The big problem with the Supreme Court’s insistence–ever since Buckley v. Valeo— that money is just a different form of speech is that the equation ignores reality.
In theory, it’s logical: I should be able to use my dollars to voice my support of the candidate who favors the same spay-neuter policies that I support. I should be able to signal my support for Candidate A by buying an ad in the local newspaper, or pooling funds with others to run that ad demonstrating that Candidate B pulled wings off flies when he was young. Whatever.
It’s freedom, dude.
The problem, of course, is that equating money with speech gives some people much louder voices than others. (You’d think the great minds on the Court might have noticed this lack of fiscal parity and been troubled by its implications, but this obvious privileging of the wealthy and powerful evidently escaped the majority’s notice.)
I thought about the consequences of the “money equals speech” formula yesterday, during a discussion with one of the producers of the homelessness documentary about which I’ve previously posted, “Uncharted: The Truth Behind Homelessness.” The small team that produced the documentary about the treatment of homeless folks in Indianapolis produced it on the proverbial shoestring; now they are trying to raise enough money to promote it, and it has been a slog.
People who want to “sell” Indianapolis, people with a vested interest in a particular version of local reality, who want to focus national attention on our sports venues or other “shiny objects” have plenty of resources with which to do that. Their free speech rights are easy to exercise. The passionate students who put together this thoughtful and well-made film have the same theoretical freedom of speech that the cheerleaders enjoy. What they don’t have is resources.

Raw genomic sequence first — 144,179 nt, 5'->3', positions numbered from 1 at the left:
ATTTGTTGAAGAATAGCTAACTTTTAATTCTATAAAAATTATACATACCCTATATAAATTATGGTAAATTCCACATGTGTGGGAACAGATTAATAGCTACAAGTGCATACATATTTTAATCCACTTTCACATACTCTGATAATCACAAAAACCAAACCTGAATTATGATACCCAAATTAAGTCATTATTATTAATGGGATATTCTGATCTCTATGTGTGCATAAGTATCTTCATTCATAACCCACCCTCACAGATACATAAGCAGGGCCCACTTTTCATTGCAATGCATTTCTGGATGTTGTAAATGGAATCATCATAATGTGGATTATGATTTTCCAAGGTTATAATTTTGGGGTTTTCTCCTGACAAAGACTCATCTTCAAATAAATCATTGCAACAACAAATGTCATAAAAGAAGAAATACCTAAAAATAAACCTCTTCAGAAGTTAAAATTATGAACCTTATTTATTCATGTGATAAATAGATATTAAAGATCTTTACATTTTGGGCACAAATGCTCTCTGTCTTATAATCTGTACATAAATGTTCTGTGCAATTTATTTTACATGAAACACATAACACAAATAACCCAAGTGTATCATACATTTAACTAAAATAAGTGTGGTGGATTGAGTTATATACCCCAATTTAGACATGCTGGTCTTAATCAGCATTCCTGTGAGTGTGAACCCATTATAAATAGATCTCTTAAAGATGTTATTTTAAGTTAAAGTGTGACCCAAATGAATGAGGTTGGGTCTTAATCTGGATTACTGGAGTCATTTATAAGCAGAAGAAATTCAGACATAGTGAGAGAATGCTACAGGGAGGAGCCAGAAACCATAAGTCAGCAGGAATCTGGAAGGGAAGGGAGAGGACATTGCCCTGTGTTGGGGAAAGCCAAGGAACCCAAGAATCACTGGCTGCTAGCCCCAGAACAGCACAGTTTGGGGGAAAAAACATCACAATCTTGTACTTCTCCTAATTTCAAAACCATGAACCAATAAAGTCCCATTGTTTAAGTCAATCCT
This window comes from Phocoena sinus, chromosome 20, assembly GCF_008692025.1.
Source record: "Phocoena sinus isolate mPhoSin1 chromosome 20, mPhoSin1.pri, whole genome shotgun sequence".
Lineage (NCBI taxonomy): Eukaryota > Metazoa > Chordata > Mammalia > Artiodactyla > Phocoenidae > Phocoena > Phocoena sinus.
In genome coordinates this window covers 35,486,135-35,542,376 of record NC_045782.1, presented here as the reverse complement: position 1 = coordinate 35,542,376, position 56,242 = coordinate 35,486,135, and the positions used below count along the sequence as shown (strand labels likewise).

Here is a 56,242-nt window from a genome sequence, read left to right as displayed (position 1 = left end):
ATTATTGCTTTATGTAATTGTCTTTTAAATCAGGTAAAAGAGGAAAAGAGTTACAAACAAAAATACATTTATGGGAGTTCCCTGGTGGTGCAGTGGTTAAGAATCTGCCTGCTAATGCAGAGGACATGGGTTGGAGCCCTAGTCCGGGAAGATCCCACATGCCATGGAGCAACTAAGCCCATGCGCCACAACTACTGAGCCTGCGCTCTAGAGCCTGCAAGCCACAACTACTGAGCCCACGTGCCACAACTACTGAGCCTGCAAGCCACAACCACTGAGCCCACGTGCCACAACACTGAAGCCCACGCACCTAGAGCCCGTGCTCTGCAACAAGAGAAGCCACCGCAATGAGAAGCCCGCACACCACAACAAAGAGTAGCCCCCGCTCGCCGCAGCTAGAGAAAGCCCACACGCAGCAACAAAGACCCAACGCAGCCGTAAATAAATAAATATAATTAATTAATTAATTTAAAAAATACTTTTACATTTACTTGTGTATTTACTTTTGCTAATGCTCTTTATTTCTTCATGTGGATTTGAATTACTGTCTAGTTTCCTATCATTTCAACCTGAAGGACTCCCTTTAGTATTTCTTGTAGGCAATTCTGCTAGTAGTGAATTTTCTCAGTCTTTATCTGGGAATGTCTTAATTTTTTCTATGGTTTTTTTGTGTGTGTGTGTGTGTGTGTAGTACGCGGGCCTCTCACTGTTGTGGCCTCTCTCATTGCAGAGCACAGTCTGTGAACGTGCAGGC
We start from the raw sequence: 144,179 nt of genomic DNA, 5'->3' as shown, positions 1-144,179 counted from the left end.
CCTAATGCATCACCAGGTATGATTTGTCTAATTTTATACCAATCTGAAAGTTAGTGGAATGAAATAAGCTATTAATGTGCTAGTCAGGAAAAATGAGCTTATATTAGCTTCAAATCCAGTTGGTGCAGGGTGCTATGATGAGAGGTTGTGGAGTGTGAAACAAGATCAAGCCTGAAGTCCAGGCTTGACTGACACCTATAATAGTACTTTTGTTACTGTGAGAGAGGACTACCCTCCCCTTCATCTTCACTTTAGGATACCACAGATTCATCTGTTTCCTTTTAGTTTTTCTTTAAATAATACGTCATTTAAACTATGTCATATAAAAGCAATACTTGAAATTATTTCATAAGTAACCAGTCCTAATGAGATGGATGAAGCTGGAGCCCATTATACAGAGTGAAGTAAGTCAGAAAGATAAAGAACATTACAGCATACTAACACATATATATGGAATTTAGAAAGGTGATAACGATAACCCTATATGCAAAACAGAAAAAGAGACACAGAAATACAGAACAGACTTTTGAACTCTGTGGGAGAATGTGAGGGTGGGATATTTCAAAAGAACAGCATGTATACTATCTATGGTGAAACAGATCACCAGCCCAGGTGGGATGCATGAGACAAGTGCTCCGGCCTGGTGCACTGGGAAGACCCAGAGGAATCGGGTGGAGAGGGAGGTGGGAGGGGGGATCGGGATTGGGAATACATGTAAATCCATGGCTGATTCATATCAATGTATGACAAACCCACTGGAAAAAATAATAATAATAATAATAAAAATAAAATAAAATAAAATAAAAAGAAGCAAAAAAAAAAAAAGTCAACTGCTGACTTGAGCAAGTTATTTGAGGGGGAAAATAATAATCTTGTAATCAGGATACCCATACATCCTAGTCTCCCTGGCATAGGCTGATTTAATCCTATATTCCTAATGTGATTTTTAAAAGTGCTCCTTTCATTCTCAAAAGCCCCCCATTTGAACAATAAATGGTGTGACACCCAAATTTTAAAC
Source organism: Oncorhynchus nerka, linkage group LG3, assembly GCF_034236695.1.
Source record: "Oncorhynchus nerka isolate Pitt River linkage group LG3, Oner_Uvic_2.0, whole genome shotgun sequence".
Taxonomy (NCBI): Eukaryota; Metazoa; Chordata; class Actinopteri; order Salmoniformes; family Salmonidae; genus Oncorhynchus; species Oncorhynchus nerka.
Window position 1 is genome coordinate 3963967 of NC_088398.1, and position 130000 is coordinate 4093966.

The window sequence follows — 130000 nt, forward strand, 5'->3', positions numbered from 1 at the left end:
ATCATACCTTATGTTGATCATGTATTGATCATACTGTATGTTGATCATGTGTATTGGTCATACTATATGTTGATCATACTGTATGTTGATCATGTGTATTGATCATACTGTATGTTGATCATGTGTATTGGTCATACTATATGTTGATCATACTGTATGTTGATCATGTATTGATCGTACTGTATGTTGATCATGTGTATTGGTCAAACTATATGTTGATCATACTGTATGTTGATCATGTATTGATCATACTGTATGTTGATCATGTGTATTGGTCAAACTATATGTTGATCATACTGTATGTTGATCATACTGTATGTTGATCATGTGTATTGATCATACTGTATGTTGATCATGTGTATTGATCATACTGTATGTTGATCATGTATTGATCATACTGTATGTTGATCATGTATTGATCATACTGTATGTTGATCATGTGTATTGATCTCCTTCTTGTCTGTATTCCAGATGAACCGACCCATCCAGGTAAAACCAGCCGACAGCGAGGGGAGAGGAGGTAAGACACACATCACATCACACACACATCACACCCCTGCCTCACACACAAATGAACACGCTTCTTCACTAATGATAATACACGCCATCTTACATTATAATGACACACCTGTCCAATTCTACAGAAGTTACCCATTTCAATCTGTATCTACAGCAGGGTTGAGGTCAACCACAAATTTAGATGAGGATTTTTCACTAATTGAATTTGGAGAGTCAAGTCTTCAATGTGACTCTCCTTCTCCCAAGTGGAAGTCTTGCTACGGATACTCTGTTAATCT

A cynic might suggest that, without resources, their free speech rights are rather illusory.
I’m not in a position to change the jurisprudence that has gotten us here, but I am in a position to send a small check, to try to even the playing field just a little, to ensure that a disfavored message has a chance to be communicated. I hope some of the readers of this blog will join me. We’ll never have the decibels of the Koch Brothers, but together, perhaps we can help make at least this one message more audible.
This is their Paypal link: firstname.lastname@example.org
Want to send a check? It can be made out to Lighthouse Research and mailed to: 12210 Laurelwood Ct., Indianapolis, IN 46236.
Because we know what the Court refused to acknowledge: free speech isn’t free.